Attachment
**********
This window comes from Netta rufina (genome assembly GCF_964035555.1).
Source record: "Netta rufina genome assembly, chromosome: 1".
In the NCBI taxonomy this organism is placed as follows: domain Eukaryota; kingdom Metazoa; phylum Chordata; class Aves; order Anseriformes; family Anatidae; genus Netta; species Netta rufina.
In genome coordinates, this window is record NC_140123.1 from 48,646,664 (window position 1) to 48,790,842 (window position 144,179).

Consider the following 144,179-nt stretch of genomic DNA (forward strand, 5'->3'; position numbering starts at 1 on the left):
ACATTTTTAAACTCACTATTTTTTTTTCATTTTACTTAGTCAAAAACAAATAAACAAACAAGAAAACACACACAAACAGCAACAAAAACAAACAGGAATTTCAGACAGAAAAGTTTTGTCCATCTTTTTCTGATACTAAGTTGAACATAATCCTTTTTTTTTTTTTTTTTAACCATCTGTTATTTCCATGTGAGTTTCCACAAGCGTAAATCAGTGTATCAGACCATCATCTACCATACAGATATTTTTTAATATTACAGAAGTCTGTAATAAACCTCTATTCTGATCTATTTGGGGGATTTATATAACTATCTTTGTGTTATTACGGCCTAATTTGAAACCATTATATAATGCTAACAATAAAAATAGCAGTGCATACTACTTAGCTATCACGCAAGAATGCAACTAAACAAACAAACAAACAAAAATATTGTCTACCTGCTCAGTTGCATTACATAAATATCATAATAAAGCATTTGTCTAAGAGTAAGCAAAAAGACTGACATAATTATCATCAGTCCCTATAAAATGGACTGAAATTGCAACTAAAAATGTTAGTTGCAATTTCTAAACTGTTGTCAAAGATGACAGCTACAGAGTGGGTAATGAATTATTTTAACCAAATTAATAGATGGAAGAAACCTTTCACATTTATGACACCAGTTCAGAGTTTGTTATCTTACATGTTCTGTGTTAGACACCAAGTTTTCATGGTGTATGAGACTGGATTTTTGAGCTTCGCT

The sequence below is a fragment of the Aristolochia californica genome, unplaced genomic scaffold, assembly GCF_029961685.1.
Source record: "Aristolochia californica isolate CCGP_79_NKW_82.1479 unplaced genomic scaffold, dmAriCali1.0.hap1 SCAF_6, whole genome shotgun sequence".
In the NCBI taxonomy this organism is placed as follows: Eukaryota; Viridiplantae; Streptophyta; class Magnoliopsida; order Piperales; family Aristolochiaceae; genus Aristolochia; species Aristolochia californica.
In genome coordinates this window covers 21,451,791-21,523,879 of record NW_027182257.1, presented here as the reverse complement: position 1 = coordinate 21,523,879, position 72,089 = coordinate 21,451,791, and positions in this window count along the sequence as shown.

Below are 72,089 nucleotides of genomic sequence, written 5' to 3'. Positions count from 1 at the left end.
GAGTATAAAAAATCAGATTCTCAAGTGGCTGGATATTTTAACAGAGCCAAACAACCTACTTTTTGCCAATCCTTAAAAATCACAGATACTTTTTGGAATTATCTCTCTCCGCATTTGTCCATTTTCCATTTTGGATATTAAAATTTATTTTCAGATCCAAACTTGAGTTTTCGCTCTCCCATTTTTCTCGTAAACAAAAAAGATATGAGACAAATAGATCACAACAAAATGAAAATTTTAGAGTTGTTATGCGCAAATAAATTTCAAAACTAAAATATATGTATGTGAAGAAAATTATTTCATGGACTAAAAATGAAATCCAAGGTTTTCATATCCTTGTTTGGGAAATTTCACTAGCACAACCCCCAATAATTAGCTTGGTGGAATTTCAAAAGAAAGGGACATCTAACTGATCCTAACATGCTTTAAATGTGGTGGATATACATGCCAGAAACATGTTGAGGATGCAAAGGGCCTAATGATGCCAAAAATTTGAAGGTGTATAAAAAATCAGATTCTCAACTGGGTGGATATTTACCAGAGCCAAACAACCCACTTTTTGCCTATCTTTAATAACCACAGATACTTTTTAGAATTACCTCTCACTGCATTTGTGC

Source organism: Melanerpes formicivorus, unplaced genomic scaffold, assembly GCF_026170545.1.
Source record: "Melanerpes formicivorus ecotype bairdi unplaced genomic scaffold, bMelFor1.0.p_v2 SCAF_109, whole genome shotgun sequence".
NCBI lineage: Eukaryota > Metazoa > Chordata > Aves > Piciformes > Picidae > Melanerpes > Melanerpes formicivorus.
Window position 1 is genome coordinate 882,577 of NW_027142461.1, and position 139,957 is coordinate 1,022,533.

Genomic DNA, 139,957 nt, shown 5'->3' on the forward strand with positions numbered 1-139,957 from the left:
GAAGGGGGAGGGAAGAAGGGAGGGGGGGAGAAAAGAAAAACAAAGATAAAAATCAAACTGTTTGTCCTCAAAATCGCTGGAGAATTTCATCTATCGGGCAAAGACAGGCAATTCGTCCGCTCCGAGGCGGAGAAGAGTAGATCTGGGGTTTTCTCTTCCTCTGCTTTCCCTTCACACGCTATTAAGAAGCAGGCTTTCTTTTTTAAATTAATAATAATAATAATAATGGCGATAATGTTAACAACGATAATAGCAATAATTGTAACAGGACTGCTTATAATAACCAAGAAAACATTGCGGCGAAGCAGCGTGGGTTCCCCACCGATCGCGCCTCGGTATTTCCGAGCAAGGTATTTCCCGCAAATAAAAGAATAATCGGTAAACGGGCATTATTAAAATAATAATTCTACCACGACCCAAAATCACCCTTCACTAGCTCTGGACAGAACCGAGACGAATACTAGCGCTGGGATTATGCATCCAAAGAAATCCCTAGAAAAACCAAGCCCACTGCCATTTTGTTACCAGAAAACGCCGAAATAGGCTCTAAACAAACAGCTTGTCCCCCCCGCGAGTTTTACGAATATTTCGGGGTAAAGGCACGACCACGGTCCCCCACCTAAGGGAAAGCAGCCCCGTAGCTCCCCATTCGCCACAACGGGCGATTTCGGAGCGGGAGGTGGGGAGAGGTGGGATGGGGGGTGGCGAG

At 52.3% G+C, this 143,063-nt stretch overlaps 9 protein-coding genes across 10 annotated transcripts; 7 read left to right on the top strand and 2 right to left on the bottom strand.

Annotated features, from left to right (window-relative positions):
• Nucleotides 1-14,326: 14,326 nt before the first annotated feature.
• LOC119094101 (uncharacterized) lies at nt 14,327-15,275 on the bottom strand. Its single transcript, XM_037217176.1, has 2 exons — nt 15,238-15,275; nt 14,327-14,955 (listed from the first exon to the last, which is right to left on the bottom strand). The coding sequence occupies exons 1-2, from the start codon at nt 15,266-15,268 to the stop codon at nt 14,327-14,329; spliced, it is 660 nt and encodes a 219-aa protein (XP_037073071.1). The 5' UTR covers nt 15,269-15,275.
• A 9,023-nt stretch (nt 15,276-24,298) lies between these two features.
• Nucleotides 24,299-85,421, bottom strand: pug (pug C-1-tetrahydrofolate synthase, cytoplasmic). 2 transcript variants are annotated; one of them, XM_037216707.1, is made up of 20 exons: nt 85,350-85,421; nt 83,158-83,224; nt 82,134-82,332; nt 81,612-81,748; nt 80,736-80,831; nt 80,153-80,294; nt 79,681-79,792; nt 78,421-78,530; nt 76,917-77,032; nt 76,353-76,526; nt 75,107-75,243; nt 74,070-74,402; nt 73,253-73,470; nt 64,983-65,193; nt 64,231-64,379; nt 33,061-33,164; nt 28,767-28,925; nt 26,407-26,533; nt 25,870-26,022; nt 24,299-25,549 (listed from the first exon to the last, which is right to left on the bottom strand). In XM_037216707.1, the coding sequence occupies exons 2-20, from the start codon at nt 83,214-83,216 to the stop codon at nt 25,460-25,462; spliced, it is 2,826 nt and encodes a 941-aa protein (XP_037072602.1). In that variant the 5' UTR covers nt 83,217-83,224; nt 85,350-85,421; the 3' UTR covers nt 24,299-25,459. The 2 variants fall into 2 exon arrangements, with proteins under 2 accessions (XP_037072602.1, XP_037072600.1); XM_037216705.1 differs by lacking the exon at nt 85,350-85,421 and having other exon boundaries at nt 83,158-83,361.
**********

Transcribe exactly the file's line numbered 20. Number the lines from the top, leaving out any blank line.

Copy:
Annotated features, from left to right (window-relative positions):